23 October 2011
Gravestones a Genealogist’s Friend
by Mary Ann Ashcraft
If you are a genealogist, finding the gravestones of your ancestors is like dying and going to Heaven. With this in mind, the Carroll County Genealogical Society decided to make copying local cemeteries one of its priorities when it was founded in 1981. The project will never be complete, but Society members feel they probably have done a more thorough job than any other group in Maryland.
Considering that substantial settlement of this area didn’t begin before the 1730s with the arrival of Quakers near Union Bridge, the earliest gravestone found bears the date 1769. It came from a cemetery outside Uniontown on land owned by Francis Scott Key’s father. The tiny piece of local stone only protrudes about eight inches above ground and is crudely lettered “1769 ANDRES SR”
Eighteenth century stones are relatively rare in Carroll County, but they appear in old cemeteries such as St. Mary’s in Silver Run, St. Luke’s outside New Windsor, and the “God’s Acre” portion of the cemetery off York Street in Manchester. Some of these stones are large and carefully lettered and decorated, while others are like the Andres stone. If you don’t look closely and know you are exploring a cemetery, you might never notice the names or dates at all.
One of the most fascinating stones dates to 1774 and was carved from local sandstone. The slab was tall, about eight inches thick, and weighed over 500 pounds when it was erected, but today it is broken into a number of large chunks. What makes it unique is the three-dimensional image of a human skull that peers out at ground level – almost as if the deceased were peeking out of his grave. While images of human skulls appear frequently on early New England gravestones, this is the only one around here – and the Society has copied approximately 70,000 stones!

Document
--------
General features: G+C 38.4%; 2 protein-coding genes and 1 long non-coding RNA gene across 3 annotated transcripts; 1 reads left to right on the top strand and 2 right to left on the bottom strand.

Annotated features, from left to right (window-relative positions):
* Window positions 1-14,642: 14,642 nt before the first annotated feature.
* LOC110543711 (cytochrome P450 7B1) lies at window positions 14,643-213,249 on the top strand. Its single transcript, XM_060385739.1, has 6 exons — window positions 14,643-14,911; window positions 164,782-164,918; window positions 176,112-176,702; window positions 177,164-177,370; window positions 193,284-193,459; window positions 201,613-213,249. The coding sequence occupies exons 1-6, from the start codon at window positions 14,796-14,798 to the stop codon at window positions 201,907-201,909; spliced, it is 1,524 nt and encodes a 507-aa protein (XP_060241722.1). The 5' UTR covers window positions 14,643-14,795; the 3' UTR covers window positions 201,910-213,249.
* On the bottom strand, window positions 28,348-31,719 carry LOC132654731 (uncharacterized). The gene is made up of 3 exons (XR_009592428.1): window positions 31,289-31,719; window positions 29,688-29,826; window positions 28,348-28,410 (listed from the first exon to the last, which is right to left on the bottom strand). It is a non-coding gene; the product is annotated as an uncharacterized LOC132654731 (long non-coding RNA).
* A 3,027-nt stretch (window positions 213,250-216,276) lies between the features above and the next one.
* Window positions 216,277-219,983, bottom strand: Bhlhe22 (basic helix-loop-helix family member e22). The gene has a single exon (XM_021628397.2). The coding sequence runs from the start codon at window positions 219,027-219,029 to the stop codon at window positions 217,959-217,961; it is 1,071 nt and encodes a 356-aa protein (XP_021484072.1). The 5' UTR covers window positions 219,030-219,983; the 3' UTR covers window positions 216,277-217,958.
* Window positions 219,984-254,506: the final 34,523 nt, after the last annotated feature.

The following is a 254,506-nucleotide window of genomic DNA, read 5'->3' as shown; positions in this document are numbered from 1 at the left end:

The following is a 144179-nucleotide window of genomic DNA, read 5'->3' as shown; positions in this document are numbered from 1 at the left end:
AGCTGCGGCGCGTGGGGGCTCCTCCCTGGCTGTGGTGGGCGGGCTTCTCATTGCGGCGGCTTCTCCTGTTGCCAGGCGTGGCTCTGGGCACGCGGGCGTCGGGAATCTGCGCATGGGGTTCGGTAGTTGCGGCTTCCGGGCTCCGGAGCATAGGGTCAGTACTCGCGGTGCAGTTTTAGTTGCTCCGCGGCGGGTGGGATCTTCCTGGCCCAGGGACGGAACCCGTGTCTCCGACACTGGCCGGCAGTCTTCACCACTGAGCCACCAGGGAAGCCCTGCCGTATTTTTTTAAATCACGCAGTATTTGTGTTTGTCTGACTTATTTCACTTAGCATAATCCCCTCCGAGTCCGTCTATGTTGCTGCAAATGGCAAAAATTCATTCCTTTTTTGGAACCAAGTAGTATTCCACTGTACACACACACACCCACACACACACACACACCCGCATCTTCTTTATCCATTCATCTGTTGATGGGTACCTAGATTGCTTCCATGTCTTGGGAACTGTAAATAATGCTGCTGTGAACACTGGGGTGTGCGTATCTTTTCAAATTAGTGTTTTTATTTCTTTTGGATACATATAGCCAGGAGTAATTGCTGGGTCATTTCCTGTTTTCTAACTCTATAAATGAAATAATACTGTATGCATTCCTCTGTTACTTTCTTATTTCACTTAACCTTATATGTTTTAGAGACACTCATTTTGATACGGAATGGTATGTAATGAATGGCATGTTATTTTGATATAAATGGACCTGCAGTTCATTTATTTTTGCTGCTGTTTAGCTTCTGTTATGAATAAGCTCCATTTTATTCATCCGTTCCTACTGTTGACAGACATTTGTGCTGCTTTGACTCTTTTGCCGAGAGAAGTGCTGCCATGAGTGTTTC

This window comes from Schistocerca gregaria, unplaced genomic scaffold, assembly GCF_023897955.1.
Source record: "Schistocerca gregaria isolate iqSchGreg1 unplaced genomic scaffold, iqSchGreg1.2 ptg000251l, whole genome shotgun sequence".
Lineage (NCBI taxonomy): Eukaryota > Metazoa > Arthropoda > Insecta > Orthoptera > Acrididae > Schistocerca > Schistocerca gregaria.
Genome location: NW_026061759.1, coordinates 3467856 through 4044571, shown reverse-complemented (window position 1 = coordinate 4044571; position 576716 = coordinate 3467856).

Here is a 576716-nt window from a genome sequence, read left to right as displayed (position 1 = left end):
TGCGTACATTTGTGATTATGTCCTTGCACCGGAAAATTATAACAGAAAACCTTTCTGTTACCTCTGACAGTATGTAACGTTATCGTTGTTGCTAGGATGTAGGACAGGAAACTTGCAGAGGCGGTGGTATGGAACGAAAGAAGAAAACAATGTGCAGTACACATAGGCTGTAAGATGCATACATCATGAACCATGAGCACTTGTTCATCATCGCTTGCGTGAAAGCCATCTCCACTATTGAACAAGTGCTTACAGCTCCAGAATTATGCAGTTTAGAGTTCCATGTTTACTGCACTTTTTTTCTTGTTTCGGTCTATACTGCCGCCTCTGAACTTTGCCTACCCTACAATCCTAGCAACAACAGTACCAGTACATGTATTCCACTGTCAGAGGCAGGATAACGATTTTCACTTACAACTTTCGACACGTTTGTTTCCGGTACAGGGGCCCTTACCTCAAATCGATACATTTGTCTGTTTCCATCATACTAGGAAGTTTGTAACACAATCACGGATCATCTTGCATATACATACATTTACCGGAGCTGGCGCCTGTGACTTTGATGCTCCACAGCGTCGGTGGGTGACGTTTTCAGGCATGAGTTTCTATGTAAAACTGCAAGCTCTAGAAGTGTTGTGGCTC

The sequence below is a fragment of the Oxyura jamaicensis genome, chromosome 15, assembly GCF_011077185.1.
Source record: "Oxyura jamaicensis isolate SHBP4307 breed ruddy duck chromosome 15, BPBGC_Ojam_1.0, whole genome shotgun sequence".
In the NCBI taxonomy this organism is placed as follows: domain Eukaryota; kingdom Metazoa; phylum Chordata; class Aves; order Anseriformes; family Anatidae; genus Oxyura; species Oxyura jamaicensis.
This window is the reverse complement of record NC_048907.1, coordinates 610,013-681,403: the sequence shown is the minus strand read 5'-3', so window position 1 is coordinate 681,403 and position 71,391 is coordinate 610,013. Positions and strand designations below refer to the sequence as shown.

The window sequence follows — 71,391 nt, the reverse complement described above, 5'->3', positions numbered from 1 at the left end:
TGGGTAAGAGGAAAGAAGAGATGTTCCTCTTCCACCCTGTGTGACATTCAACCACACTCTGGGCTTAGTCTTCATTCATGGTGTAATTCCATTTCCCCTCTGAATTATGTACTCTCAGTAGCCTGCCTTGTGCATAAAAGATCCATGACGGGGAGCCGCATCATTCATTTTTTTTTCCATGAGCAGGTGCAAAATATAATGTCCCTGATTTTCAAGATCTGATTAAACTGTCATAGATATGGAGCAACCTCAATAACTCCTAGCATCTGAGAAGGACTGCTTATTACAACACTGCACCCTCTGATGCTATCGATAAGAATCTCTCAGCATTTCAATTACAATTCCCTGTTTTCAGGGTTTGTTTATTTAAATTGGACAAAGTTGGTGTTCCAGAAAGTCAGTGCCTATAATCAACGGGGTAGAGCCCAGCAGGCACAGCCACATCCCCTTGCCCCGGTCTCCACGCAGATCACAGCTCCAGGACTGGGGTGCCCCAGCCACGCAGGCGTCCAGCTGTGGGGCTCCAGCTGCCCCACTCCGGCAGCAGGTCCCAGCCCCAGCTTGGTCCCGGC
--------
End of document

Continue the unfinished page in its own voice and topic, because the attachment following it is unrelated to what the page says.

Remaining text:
Carroll County has a large number of cemeteries connected with churches or established independently and these are well-known, but it is the cemeteries where several generations of one family were buried in a small graveyard on the family farm which are the most difficult to locate, yet often the most valuable to genealogists. One hundred years ago, the county was dotted with these, but they disappeared rapidly as family farms were sold and the graveyards meant nothing to the new owners. There was also the problem of a little cemetery sitting in the middle of a field. What a pain it was when plowing, so the stones “disappeared” or were piled next to the barn.
Farmers have been both the villains and heroes of the cemetery project. In the past, many of them destroyed family cemeteries so now you can only discover the graveyard mentioned in an old deed; but farmers have also phoned the Genealogical Society to report a cemetery on their land. Today, cemeteries are protected by state laws, but this wasn’t always the case.
As Carroll’s cemeteries were copied, the information was published in a series of nine books. Very soon that information, plus corrections and additions, will be available on a single CD.
Mary Ann Ashcraft is a library volunteer at the Historical Society of Carroll County.
Photo source: Submitted by Mary Ann Ashcraft
Photo caption: Two members of the Carroll County Genealogical Society are pictured here photographing and copying gravestones at an abandoned cemetery near Uniontown that dates back nearly 250 years.